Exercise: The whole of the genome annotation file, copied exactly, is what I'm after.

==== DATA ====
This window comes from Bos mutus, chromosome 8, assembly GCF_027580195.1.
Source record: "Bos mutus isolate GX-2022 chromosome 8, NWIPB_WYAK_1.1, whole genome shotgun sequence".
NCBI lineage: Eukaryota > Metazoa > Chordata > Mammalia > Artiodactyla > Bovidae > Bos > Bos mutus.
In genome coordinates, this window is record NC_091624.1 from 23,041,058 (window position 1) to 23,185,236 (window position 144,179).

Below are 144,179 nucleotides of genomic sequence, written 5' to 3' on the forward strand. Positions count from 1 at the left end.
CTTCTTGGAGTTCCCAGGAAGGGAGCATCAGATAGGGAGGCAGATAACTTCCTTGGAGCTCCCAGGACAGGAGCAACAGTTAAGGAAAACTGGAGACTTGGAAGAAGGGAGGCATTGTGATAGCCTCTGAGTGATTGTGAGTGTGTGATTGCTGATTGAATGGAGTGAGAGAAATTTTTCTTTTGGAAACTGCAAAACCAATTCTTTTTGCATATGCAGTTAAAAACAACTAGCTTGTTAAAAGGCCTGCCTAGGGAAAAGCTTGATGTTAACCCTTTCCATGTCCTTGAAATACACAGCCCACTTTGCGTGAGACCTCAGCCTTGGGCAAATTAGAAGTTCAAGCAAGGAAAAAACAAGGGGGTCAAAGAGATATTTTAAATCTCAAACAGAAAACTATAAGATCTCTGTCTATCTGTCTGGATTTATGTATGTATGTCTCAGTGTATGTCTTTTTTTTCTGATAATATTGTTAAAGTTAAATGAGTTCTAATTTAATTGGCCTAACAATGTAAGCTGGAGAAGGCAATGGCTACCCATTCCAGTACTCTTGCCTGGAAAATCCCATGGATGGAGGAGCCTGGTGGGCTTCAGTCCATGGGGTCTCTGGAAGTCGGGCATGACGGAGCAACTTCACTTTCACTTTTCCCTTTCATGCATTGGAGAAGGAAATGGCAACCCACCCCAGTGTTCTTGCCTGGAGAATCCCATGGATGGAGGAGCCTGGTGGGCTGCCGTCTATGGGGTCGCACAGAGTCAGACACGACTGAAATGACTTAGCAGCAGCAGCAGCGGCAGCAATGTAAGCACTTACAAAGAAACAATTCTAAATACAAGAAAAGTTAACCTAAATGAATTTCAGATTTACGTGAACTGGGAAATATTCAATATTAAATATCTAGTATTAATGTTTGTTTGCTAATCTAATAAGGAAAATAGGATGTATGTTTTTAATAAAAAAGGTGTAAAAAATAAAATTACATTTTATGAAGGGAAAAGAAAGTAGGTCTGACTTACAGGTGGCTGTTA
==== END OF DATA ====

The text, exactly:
This window comes from Bos mutus, chromosome 8, assembly GCF_027580195.1.
Source record: "Bos mutus isolate GX-2022 chromosome 8, NWIPB_WYAK_1.1, whole genome shotgun sequence".
NCBI lineage: Eukaryota > Metazoa > Chordata > Mammalia > Artiodactyla > Bovidae > Bos > Bos mutus.
In genome coordinates, this window is record NC_091624.1 from 23,041,058 (window position 1) to 23,185,236 (window position 144,179).

Below are 144,179 nucleotides of genomic sequence, written 5' to 3' on the forward strand. Positions count from 1 at the left end.
CTTCTTGGAGTTCCCAGGAAGGGAGCATCAGATAGGGAGGCAGATAACTTCCTTGGAGCTCCCAGGACAGGAGCAACAGTTAAGGAAAACTGGAGACTTGGAAGAAGGGAGGCATTGTGATAGCCTCTGAGTGATTGTGAGTGTGTGATTGCTGATTGAATGGAGTGAGAGAAATTTTTCTTTTGGAAACTGCAAAACCAATTCTTTTTGCATATGCAGTTAAAAACAACTAGCTTGTTAAAAGGCCTGCCTAGGGAAAAGCTTGATGTTAACCCTTTCCATGTCCTTGAAATACACAGCCCACTTTGCGTGAGACCTCAGCCTTGGGCAAATTAGAAGTTCAAGCAAGGAAAAAACAAGGGGGTCAAAGAGATATTTTAAATCTCAAACAGAAAACTATAAGATCTCTGTCTATCTGTCTGGATTTATGTATGTATGTCTCAGTGTATGTCTTTTTTTTCTGATAATATTGTTAAAGTTAAATGAGTTCTAATTTAATTGGCCTAACAATGTAAGCTGGAGAAGGCAATGGCTACCCATTCCAGTACTCTTGCCTGGAAAATCCCATGGATGGAGGAGCCTGGTGGGCTTCAGTCCATGGGGTCTCTGGAAGTCGGGCATGACGGAGCAACTTCACTTTCACTTTTCCCTTTCATGCATTGGAGAAGGAAATGGCAACCCACCCCAGTGTTCTTGCCTGGAGAATCCCATGGATGGAGGAGCCTGGTGGGCTGCCGTCTATGGGGTCGCACAGAGTCAGACACGACTGAAATGACTTAGCAGCAGCAGCAGCGGCAGCAATGTAAGCACTTACAAAGAAACAATTCTAAATACAAGAAAAGTTAACCTAAATGAATTTCAGATTTACGTGAACTGGGAAATATTCAATATTAAATATCTAGTATTAATGTTTGTTTGCTAATCTAATAAGGAAAATAGGATGTATGTTTTTAATAAAAAAGGTGTAAAAAATAAAATTACATTTTATGAAGGGAAAAGAAAGTAGGTCTGACTTACAGGTGGCTGTTA